Again, I think owners would have no issues with these races offering a lower prize level than the current minimum, if it meant they got more opportunities to run with a chance of a win.
In conclusion, I would ask that racing makes a strategic choice to support and foster grassroots flat racing and the small owners and small-to-medium size trainers who depend on this lower tier sector.
It needs to recognise the contribution these owners make to racing and how important it is for the future viability of racing that as wide a profile of owners as possible is maintained.
A recognition that all-weather racing has now resulted in flat racing becoming a year-round activity means that the winter all-weather programme needs to be expanded by about 50% from its current levels.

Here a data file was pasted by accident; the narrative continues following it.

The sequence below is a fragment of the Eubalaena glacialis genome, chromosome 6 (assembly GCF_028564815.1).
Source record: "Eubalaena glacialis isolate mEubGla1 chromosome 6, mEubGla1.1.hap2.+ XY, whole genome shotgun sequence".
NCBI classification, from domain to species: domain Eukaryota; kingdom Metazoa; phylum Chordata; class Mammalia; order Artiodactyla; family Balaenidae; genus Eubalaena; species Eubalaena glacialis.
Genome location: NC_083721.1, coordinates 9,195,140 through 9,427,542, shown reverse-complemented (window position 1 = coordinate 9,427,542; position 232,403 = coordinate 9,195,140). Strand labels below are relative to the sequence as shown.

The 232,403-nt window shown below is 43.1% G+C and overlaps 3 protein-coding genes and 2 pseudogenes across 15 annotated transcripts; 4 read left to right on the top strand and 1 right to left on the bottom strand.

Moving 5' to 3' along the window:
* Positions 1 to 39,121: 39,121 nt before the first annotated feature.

In recognition of the importance of grassroots racing, and as a specific means of support, the UK has recently seen prize money increased. It now pays down to eighth place for most lower-tier handicaps.
They also run a number of grassroots series in which lower-rated horses can qualify for finals which carry substantially more money than would normally be the case.
Irish racing needs to see that its lower-tier flat racing is an asset and not a nuisance to be barely tolerated, where an increasing number of horses are shoe-horned into an already inadequate programme.